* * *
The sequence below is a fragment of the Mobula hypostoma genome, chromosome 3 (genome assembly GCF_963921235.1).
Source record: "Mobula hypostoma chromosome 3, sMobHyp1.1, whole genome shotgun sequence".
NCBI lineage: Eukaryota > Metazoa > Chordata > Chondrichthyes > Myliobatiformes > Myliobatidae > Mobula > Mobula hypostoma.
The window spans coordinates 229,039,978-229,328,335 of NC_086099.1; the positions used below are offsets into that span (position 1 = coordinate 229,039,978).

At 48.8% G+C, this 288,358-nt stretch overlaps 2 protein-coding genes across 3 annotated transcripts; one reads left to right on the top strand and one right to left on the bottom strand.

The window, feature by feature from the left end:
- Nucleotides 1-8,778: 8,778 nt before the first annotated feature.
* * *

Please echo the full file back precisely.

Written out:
The sequence below is a fragment of the Mobula hypostoma genome, chromosome 3 (genome assembly GCF_963921235.1).
Source record: "Mobula hypostoma chromosome 3, sMobHyp1.1, whole genome shotgun sequence".
NCBI lineage: Eukaryota > Metazoa > Chordata > Chondrichthyes > Myliobatiformes > Myliobatidae > Mobula > Mobula hypostoma.
The window spans coordinates 229,039,978-229,328,335 of NC_086099.1; the positions used below are offsets into that span (position 1 = coordinate 229,039,978).

At 48.8% G+C, this 288,358-nt stretch overlaps 2 protein-coding genes across 3 annotated transcripts; one reads left to right on the top strand and one right to left on the bottom strand.

The window, feature by feature from the left end:
- Nucleotides 1-8,778: 8,778 nt before the first annotated feature.